I deeply enjoy how each campaign teaches different ways to play. Other than enlightening players on how to use each faction effectively, some campaigns focus more on sieges; alternatively, others will highlight defense. Some missions -- particularly with the Mongols -- will help new players learn how to utilize units to succeed in massive battles. Whether you're a new player or a longtime fan, you will find challenges here. There are four different difficulty options, after all. The easiest of which is Story, which means that literally anyone can play Age of Empires IV's campaign and beat it. This can be tweaked from mission to mission, as well.
Admittedly, this is the first game in the series where I've actually completed all of the campaigns. The pacing of the campaigns is exceptional and I was able to play multiple missions in a row. There were times in previous games where a single scenario was exhausting, but that was not the case here. My only complaint is that there are only four campaigns to choose from. I would have liked to see the other factions -- particularly the Dehli Sultanate and Abbasid Dynasty -- have some sort of story, too. Moreover, the Chinese get no chance to redeem themselves after the devastating destruction wrought by the Mongols. If I had to guess, there are more campaigns on the way, and I hope and expect to see the same quality as I did these first four. With no naval missions to speak of -- a disappointing exclusion -- I would also want to see these included in the future.
Age of Empires IV's Asymmetric Faction Design
My initial disappointment that there were only eight factions was soon and mostly alleviated due to the way each civilization works. The civilizations in Age of Empires IV are the most distinct in the series, each one playing vastly different from the rest and catering to all manner of playstyles. First, there are some similarities between them. You'll have access to most of the same buildings and units. Be that as it may, civilizations still have several units they alone have access to, as well as a boatload of distinct technologies to research and other mechanics besides.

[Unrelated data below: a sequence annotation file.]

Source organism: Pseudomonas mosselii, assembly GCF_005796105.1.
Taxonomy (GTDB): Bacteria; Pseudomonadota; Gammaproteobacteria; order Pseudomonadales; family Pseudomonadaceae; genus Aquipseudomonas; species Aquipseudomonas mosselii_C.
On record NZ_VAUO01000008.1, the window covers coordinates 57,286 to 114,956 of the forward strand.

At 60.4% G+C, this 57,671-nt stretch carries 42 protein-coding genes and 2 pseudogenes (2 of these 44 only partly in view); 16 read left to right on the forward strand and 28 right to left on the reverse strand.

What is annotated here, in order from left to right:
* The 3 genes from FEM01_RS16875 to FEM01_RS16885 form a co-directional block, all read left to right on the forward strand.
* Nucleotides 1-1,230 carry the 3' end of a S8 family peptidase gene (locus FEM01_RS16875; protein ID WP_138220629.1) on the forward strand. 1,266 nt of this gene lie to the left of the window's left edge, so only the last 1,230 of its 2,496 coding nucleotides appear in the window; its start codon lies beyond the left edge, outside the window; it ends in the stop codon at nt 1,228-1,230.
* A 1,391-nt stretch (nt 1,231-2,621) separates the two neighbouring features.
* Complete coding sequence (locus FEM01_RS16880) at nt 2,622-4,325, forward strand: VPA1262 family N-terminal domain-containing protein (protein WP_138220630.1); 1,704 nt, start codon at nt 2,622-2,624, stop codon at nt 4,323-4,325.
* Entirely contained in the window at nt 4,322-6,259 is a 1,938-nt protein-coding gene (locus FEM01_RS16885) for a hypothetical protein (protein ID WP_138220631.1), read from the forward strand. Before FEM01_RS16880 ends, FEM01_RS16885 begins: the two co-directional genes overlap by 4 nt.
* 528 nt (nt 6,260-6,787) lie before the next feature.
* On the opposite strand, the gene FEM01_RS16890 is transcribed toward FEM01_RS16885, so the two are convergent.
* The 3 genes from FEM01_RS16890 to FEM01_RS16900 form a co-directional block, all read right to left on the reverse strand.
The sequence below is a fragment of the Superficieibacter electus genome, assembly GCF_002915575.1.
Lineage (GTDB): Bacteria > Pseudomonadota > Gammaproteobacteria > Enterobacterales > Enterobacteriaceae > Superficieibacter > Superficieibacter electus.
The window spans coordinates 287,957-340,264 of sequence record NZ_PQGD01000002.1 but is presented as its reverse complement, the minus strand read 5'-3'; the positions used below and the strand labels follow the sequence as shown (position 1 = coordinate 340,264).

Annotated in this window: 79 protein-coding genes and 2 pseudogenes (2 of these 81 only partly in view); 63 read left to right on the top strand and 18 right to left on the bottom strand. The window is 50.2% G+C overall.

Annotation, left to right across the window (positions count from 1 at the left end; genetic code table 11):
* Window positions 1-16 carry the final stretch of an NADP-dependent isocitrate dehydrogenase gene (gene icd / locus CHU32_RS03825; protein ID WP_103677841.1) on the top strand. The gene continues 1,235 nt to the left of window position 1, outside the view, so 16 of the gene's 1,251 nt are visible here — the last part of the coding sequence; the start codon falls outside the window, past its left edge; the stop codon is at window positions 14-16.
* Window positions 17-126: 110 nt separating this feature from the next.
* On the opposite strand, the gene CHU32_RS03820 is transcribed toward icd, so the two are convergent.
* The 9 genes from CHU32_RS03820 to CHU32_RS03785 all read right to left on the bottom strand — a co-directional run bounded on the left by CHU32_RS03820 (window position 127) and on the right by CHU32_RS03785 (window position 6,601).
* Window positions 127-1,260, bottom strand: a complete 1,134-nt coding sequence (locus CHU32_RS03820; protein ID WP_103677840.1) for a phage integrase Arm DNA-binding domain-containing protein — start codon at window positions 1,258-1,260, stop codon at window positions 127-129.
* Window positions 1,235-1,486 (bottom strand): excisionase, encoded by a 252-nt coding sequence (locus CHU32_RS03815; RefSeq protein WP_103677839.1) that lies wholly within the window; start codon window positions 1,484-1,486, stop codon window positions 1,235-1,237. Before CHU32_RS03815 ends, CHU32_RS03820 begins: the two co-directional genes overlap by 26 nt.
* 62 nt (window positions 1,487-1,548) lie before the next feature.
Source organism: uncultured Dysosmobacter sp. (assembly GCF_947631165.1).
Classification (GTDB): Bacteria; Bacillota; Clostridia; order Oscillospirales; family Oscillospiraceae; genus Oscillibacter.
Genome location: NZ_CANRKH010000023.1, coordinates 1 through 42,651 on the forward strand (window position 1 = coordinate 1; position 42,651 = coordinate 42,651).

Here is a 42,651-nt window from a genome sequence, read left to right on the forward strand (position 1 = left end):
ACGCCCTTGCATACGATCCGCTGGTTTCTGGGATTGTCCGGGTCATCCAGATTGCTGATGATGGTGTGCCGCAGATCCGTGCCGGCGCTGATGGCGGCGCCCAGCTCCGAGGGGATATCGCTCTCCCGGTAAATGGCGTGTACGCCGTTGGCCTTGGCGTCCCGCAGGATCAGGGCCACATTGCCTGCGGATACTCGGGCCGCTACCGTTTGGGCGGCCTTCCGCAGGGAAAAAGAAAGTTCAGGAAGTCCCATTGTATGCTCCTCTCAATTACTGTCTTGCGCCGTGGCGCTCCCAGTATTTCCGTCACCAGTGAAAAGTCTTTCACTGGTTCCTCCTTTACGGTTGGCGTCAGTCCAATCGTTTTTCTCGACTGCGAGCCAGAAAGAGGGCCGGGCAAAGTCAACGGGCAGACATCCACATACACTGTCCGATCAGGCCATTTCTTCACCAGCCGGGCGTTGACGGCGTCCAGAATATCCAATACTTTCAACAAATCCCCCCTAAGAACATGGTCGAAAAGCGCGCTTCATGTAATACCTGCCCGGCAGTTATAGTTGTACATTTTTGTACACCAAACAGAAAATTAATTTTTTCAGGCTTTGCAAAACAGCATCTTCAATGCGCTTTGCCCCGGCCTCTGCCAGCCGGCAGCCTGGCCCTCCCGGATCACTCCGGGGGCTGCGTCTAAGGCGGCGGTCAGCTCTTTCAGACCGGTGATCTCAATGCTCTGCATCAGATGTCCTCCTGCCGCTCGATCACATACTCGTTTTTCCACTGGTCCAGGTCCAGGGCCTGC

Each civilization has a very clear, individualized look. The English and Holy Roman Empire have the more stereotypical medieval imagery; conversely, the Rus utilize wood in all of their architecture. Mongols boast a tribal look with heavy use of tents as structures which is also authentic to history. While it would take an excessively large amount of information to explain each faction's intricacies, know that these civilizations are all wildly fun to play.
I have said a lot about the Mongols and Rus, and that is because their style of play is most unfamiliar compared to other Age of Empires games. That is also why I took a heavy interest in them. For example, most Mongol structures can quite literally pick themselves up, plop them on a cart, and roll off. Their entire civilization is literally mobile; after all, these are nomadic people. I can only imagine the possibilities players will discover.
Just imagine, you're building up a fortress of walls, only for some player will Mongols to sit their town next to yours and destroy everything you've worked up to.
The Rus, on the other hand, make strong use of hunting. The more they hunt, the more gold they earn. They also use buildings that facilitate faster deforestation as this is a lumber-based civilization. Hunting and woodcutting are important, and I found and this to be a fun and different way to play. It incentivizes a style of play I've never considered, yet one I now enjoy.